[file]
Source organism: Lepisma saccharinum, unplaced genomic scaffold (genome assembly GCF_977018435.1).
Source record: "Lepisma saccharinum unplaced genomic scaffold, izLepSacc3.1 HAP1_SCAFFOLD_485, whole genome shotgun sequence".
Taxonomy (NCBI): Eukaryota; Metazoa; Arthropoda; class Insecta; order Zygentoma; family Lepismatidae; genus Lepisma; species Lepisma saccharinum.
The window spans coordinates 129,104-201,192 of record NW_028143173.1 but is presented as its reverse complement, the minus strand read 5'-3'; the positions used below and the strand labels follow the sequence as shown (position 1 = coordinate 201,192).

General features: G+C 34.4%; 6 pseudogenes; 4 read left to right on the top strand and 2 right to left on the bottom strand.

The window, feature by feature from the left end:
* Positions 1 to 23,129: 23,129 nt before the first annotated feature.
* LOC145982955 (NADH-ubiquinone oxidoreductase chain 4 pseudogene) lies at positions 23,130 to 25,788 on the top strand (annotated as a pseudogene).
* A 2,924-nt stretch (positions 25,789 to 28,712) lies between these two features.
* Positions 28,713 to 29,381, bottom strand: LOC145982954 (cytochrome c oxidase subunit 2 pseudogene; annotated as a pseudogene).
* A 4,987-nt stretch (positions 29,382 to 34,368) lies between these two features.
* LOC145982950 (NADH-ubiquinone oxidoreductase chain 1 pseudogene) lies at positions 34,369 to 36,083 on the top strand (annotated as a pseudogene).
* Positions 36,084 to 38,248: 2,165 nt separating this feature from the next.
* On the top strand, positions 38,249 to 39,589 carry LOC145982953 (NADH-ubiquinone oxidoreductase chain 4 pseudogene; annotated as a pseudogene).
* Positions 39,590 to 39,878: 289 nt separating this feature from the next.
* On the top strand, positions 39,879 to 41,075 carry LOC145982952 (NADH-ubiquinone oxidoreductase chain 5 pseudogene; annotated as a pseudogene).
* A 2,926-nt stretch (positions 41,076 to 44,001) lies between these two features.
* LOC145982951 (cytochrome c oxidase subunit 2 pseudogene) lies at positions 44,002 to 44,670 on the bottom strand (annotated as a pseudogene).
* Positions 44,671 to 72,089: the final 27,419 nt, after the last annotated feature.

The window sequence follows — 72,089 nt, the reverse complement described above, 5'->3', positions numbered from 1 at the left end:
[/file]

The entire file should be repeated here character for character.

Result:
Source organism: Lepisma saccharinum, unplaced genomic scaffold (genome assembly GCF_977018435.1).
Source record: "Lepisma saccharinum unplaced genomic scaffold, izLepSacc3.1 HAP1_SCAFFOLD_485, whole genome shotgun sequence".
Taxonomy (NCBI): Eukaryota; Metazoa; Arthropoda; class Insecta; order Zygentoma; family Lepismatidae; genus Lepisma; species Lepisma saccharinum.
The window spans coordinates 129,104-201,192 of record NW_028143173.1 but is presented as its reverse complement, the minus strand read 5'-3'; the positions used below and the strand labels follow the sequence as shown (position 1 = coordinate 201,192).

General features: G+C 34.4%; 6 pseudogenes; 4 read left to right on the top strand and 2 right to left on the bottom strand.

The window, feature by feature from the left end:
* Positions 1 to 23,129: 23,129 nt before the first annotated feature.
* LOC145982955 (NADH-ubiquinone oxidoreductase chain 4 pseudogene) lies at positions 23,130 to 25,788 on the top strand (annotated as a pseudogene).
* A 2,924-nt stretch (positions 25,789 to 28,712) lies between these two features.
* Positions 28,713 to 29,381, bottom strand: LOC145982954 (cytochrome c oxidase subunit 2 pseudogene; annotated as a pseudogene).
* A 4,987-nt stretch (positions 29,382 to 34,368) lies between these two features.
* LOC145982950 (NADH-ubiquinone oxidoreductase chain 1 pseudogene) lies at positions 34,369 to 36,083 on the top strand (annotated as a pseudogene).
* Positions 36,084 to 38,248: 2,165 nt separating this feature from the next.
* On the top strand, positions 38,249 to 39,589 carry LOC145982953 (NADH-ubiquinone oxidoreductase chain 4 pseudogene; annotated as a pseudogene).
* Positions 39,590 to 39,878: 289 nt separating this feature from the next.
* On the top strand, positions 39,879 to 41,075 carry LOC145982952 (NADH-ubiquinone oxidoreductase chain 5 pseudogene; annotated as a pseudogene).
* A 2,926-nt stretch (positions 41,076 to 44,001) lies between these two features.
* LOC145982951 (cytochrome c oxidase subunit 2 pseudogene) lies at positions 44,002 to 44,670 on the bottom strand (annotated as a pseudogene).
* Positions 44,671 to 72,089: the final 27,419 nt, after the last annotated feature.

The window sequence follows — 72,089 nt, the reverse complement described above, 5'->3', positions numbered from 1 at the left end: